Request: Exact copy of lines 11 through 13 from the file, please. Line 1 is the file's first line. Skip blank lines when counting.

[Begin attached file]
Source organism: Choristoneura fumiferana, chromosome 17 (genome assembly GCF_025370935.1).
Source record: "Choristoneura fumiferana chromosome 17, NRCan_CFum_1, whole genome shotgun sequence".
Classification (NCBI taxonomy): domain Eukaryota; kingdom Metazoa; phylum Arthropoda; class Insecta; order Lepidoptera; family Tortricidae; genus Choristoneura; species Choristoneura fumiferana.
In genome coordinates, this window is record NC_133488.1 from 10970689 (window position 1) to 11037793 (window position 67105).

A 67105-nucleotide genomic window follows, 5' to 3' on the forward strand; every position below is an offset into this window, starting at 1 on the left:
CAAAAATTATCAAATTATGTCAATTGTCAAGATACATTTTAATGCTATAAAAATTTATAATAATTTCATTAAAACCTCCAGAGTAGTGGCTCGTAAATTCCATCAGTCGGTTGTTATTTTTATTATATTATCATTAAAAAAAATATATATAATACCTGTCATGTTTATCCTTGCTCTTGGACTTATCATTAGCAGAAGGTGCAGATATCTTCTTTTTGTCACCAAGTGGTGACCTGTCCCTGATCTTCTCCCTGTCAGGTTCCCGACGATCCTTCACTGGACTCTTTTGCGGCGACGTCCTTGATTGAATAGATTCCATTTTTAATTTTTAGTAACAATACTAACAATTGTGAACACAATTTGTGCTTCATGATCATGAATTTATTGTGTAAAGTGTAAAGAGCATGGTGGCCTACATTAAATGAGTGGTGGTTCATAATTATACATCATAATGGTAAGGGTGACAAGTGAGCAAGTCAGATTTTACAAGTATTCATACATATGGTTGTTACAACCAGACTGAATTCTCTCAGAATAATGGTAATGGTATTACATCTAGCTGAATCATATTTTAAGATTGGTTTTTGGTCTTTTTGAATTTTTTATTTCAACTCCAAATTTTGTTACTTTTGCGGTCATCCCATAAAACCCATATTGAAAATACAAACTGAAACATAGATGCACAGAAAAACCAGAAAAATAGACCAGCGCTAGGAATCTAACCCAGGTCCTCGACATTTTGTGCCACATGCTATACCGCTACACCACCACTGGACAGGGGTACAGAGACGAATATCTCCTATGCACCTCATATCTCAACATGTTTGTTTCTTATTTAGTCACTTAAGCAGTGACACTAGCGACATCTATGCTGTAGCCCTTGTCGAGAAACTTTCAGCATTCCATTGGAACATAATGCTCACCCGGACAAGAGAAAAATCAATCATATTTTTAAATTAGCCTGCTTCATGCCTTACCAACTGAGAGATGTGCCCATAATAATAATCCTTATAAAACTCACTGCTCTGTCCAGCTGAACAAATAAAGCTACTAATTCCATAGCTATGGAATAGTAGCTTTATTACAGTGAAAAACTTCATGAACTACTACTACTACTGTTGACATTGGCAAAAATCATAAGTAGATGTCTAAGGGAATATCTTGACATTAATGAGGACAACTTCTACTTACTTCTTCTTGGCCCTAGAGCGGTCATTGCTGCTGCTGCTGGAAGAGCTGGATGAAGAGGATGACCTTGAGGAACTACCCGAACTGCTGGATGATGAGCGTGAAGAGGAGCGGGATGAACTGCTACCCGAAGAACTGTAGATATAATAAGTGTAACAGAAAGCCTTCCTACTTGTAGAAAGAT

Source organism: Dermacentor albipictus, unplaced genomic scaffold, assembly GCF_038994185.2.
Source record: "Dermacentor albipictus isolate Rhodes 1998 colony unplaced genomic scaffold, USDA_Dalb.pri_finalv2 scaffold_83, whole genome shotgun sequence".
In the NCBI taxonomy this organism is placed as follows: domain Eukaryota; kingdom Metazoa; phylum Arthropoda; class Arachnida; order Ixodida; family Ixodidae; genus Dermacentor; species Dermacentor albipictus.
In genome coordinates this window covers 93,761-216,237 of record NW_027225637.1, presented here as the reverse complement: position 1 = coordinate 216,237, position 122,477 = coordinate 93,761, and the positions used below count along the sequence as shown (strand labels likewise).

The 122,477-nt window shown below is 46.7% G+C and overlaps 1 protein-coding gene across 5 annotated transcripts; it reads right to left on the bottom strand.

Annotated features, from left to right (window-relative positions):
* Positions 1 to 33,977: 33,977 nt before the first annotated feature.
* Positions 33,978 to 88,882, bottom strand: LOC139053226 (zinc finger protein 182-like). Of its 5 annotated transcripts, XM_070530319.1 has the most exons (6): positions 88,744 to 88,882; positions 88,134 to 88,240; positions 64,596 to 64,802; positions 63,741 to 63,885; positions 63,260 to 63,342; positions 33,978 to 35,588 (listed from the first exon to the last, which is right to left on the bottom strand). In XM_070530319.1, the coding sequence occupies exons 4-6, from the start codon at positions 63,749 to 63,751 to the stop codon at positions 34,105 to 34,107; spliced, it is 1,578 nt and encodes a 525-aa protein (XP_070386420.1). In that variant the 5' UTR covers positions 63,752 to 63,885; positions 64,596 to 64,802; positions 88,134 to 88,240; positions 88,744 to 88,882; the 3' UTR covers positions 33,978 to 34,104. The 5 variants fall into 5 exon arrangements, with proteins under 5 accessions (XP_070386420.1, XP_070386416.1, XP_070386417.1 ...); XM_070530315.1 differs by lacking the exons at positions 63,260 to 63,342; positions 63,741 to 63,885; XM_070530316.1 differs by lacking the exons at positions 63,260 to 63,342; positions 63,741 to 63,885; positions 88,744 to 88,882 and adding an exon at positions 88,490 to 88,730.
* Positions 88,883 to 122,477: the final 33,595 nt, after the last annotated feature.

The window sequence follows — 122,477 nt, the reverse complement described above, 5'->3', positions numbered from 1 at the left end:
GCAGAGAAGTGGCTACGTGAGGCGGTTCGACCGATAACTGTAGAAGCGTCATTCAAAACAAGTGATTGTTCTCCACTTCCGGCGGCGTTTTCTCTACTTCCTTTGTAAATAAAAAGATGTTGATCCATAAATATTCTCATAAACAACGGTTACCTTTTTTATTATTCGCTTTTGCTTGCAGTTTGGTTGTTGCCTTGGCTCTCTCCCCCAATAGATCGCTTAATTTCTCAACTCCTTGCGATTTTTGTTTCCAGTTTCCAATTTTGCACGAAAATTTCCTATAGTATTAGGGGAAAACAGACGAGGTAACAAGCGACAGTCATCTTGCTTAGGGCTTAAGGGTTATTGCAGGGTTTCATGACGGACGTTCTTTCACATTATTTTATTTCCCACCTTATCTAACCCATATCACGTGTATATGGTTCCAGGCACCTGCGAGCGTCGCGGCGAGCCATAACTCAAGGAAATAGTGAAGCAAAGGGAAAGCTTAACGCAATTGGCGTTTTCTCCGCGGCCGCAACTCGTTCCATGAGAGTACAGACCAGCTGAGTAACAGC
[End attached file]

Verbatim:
The 122,477-nt window shown below is 46.7% G+C and overlaps 1 protein-coding gene across 5 annotated transcripts; it reads right to left on the bottom strand.

Annotated features, from left to right (window-relative positions):
* Positions 1 to 33,977: 33,977 nt before the first annotated feature.